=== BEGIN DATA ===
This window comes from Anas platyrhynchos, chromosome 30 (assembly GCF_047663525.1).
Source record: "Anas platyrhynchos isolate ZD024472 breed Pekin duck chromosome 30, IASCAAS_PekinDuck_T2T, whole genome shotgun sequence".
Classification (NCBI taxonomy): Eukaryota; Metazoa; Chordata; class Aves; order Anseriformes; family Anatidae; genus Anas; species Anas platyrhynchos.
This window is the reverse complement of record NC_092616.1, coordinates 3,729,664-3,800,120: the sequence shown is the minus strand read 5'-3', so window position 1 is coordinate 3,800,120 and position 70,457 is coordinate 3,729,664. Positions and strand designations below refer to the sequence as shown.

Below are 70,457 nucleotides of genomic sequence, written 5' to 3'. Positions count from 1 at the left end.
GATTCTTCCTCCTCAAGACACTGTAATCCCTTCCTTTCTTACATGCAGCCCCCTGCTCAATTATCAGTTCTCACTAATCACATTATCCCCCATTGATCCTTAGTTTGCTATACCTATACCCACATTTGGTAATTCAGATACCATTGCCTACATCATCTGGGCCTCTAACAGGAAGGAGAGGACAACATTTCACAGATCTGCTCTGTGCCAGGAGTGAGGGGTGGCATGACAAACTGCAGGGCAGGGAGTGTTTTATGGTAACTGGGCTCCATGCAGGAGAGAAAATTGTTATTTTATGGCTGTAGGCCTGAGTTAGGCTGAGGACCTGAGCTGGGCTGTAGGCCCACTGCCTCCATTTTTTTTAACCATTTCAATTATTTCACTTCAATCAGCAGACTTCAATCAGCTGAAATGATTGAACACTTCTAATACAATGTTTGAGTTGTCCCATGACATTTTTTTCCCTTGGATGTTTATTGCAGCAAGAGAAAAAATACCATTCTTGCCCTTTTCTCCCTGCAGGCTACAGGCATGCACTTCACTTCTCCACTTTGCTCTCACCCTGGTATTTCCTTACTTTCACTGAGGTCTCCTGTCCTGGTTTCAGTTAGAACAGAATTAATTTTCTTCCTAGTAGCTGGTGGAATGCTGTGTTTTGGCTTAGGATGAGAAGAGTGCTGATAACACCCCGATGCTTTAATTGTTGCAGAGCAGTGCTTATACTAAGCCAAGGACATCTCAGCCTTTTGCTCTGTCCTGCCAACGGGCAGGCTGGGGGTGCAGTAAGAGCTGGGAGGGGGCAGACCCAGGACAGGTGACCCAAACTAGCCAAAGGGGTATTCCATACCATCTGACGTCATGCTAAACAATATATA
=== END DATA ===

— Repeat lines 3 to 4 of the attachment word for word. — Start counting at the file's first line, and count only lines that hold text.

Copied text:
Classification (NCBI taxonomy): Eukaryota; Metazoa; Chordata; class Aves; order Anseriformes; family Anatidae; genus Anas; species Anas platyrhynchos.
This window is the reverse complement of record NC_092616.1, coordinates 3,729,664-3,800,120: the sequence shown is the minus strand read 5'-3', so window position 1 is coordinate 3,800,120 and position 70,457 is coordinate 3,729,664. Positions and strand designations below refer to the sequence as shown.